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Balkan Jigsaw

February 13, 2010 by · No comments

Ivan Hristov


(created as part of the Word Express Project organised by Literature Across Frontiers with support from the British Council and the Culture Programme of the European Union, translated from the original by Angela Rodel)

Why did we have to read in a MALL? Maybe it would’ve been more interesting to read in the crypt of Alexander Nevsky Cathedral or in Sofia University’s Mirror Hall. In Istanbul we read in a 2,000-year-old basilica. It was amazing. Despite the fact that malls and poetry don’t really go together too well, everything was fine. Overall, our whole stay in Sofia went very well – minus the part where I had to take the Armenian writer Anahit Hayrapetyan to the passport office at the Interior Ministry.

This is what happened: Anahit had gone to the Bulgarian Embassy in Yerevan and when they saw she had a Schengen visa because she studies in Denmark, they told her that she didn’t need another visa to go to Bulgaria. When she crossed the border, however, they told her that she could only stay in the country for 36 hours. And so the clock started ticking, Anahit. Entry into Bulgaria at 6 a.m. Stopover for one day. Stopover for a second day, leaving in the morning of the third day. All that adds up to a little more than 36 hours. As soon as I heard of this problem, I set about trying to solve it. After all, we were both part of the Eastern Bloc, communist countries, OK, so Bulgaria wasn’t part of the USSR, but we’re Orthodox Christians, too…

Only our language is different. I can’t understand a single word of Armenian. Here the puzzle pieces didn’t fit together, but what can you do? We had to help each other out. At the passport office they explained to me that those are the rules, only 36 hours and it’s not their problem, it’s the Border Police’s problem. At the Border Police’s headquarters, they told me that they couldn’t do anything about it and that we should go to the passport office. We went back to the passport office and there they told us that it was the Border Police’s problem…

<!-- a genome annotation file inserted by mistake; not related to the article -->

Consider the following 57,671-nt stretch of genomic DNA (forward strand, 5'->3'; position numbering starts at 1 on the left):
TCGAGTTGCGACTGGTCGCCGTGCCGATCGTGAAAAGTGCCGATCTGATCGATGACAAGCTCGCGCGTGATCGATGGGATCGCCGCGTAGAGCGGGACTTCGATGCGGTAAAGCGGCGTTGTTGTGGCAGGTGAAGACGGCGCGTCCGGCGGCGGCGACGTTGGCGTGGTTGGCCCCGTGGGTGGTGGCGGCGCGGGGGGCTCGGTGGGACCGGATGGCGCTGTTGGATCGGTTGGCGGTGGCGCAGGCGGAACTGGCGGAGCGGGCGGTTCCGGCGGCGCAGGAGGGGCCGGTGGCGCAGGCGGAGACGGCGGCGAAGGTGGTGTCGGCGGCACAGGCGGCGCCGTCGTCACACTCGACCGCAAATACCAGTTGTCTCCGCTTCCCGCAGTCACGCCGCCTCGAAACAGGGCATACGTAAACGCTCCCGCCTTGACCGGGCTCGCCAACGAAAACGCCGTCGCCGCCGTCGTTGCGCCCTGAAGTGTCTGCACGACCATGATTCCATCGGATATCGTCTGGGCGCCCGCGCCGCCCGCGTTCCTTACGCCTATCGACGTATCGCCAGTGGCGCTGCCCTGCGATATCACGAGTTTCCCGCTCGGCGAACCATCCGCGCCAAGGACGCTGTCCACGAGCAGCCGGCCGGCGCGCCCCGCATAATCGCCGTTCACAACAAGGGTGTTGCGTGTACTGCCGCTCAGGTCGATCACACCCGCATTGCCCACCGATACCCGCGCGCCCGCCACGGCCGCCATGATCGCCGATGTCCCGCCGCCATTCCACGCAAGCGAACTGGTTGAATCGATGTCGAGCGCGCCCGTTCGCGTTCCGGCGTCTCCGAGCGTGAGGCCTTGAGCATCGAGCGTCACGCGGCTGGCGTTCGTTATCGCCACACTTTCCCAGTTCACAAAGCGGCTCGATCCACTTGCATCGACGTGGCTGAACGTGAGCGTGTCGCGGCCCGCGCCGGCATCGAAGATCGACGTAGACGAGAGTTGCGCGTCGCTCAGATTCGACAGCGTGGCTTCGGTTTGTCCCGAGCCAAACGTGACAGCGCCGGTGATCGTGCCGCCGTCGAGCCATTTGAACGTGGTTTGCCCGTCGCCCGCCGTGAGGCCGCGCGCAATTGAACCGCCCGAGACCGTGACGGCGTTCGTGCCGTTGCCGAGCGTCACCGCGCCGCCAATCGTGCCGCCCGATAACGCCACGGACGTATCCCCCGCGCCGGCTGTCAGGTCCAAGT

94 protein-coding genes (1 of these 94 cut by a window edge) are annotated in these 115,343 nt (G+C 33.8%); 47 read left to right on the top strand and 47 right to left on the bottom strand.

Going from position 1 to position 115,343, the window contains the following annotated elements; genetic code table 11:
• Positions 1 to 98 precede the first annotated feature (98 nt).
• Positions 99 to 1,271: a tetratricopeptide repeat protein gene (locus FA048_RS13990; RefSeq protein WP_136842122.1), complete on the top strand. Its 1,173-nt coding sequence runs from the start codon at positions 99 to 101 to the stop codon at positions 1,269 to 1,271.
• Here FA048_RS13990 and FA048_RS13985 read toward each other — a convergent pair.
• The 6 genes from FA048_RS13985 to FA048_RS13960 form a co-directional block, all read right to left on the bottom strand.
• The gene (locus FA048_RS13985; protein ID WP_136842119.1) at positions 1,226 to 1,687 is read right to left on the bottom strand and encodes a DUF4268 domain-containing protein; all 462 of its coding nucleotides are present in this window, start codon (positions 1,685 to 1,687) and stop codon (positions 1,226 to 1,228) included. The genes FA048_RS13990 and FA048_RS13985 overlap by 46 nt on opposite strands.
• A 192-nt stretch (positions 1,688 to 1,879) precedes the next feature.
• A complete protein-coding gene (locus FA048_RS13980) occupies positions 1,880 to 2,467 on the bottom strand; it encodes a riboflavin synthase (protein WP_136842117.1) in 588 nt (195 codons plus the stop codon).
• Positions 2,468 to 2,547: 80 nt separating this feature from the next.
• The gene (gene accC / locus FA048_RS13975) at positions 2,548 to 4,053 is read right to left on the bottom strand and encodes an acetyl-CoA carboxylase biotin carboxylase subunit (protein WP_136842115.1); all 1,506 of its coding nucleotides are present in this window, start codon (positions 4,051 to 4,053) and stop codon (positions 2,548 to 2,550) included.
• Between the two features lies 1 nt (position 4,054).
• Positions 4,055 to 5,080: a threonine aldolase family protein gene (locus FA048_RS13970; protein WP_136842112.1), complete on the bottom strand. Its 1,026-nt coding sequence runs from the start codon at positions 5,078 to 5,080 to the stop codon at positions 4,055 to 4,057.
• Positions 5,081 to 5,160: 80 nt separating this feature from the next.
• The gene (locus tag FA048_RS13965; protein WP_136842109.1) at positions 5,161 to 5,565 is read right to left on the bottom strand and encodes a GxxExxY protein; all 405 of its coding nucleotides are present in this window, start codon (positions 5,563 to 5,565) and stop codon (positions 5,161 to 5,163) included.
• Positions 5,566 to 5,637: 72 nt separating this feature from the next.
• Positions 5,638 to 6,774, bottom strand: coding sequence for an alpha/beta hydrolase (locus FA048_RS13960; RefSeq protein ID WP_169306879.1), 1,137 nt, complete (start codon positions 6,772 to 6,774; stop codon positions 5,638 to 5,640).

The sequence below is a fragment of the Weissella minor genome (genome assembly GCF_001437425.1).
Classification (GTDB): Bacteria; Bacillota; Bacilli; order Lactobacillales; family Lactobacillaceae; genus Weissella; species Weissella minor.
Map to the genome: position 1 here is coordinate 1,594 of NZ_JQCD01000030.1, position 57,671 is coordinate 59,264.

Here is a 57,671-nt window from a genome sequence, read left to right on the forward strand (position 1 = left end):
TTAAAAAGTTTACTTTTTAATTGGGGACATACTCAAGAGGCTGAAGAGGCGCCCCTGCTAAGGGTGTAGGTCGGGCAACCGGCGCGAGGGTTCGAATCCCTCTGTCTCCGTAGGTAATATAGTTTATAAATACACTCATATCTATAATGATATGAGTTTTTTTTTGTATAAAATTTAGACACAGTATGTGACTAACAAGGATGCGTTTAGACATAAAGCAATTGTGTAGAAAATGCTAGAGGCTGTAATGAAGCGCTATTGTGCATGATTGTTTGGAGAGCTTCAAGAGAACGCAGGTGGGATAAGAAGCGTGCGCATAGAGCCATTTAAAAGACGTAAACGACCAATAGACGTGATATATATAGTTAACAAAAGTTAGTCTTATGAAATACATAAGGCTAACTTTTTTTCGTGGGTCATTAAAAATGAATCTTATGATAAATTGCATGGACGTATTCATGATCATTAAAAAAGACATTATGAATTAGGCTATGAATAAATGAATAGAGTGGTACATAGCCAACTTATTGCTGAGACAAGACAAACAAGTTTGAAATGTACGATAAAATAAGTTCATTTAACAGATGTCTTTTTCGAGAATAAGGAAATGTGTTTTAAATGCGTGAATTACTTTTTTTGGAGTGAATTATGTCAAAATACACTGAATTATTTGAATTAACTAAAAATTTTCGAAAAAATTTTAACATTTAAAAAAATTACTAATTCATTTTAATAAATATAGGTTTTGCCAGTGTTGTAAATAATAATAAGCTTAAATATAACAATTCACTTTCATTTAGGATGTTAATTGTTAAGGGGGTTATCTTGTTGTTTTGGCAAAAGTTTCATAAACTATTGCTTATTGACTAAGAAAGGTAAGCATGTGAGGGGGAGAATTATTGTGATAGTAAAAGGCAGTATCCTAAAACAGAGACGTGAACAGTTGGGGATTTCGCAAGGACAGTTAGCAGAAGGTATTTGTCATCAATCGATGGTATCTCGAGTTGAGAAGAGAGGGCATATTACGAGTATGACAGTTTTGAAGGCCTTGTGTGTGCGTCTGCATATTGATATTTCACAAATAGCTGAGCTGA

Actually, we found out that Anahit would be fined at the border. She could leave the country without paying, but if she wanted to come back to Bulgaria she’d have to pay. So that’s what Anahit did. We got back on the express for the next stop – Thessaloniki – and at the border Anahit was fined, but didn’t pay.

On the train our conversation centered around the topic of genocide. Anahit from Armenia argued with Bariş Müstecaplioğlu from Turkey. When she blamed Bariş for what his great-grandfathers had done to hers, he turned to me and said: “What about what Bulgarians did to the Turks?” It made me stop and think – not a bad argument at all… Everything was great in Thessaloniki.

We’re Orthodox, we’ve got shared history – both Bulgaria and Greece were part of the Ottoman Empire. OK, so they didn’t live through communism and speak a different language, but we did take on Christianity from them. We’ll fit the puzzle pieces together somehow. Except for the fact that I was worried the whole time. I was supposed to read, but I’d forgotten the print-outs of my poetry in Bulgaria.